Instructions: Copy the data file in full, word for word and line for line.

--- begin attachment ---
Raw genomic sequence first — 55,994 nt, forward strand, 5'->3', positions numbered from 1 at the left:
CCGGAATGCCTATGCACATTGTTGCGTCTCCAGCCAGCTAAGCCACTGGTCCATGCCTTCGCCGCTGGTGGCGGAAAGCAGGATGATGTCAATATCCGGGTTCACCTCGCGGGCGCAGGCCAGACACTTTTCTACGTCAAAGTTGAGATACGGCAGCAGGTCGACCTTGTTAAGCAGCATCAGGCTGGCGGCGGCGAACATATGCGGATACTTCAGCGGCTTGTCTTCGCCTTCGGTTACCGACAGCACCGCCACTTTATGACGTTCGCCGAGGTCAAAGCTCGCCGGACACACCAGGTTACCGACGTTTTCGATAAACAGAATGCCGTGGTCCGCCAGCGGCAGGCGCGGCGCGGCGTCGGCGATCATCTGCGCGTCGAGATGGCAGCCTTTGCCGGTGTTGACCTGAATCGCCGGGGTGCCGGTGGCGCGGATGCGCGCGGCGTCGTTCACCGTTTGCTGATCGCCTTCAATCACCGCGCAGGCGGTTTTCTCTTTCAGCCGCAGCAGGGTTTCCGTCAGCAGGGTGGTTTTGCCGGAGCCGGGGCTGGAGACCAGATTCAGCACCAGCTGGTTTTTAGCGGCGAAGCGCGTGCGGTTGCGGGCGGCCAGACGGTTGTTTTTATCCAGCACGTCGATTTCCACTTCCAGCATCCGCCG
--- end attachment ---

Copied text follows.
Raw genomic sequence first — 55,994 nt, forward strand, 5'->3', positions numbered from 1 at the left:
CCGGAATGCCTATGCACATTGTTGCGTCTCCAGCCAGCTAAGCCACTGGTCCATGCCTTCGCCGCTGGTGGCGGAAAGCAGGATGATGTCAATATCCGGGTTCACCTCGCGGGCGCAGGCCAGACACTTTTCTACGTCAAAGTTGAGATACGGCAGCAGGTCGACCTTGTTAAGCAGCATCAGGCTGGCGGCGGCGAACATATGCGGATACTTCAGCGGCTTGTCTTCGCCTTCGGTTACCGACAGCACCGCCACTTTATGACGTTCGCCGAGGTCAAAGCTCGCCGGACACACCAGGTTACCGACGTTTTCGATAAACAGAATGCCGTGGTCCGCCAGCGGCAGGCGCGGCGCGGCGTCGGCGATCATCTGCGCGTCGAGATGGCAGCCTTTGCCGGTGTTGACCTGAATCGCCGGGGTGCCGGTGGCGCGGATGCGCGCGGCGTCGTTCACCGTTTGCTGATCGCCTTCAATCACCGCGCAGGCGGTTTTCTCTTTCAGCCGCAGCAGGGTTTCCGTCAGCAGGGTGGTTTTGCCGGAGCCGGGGCTGGAGACCAGATTCAGCACCAGCTGGTTTTTAGCGGCGAAGCGCGTGCGGTTGCGGGCGGCCAGACGGTTGTTTTTATCCAGCACGTCGATTTCCACTTCCAGCATCCGCCG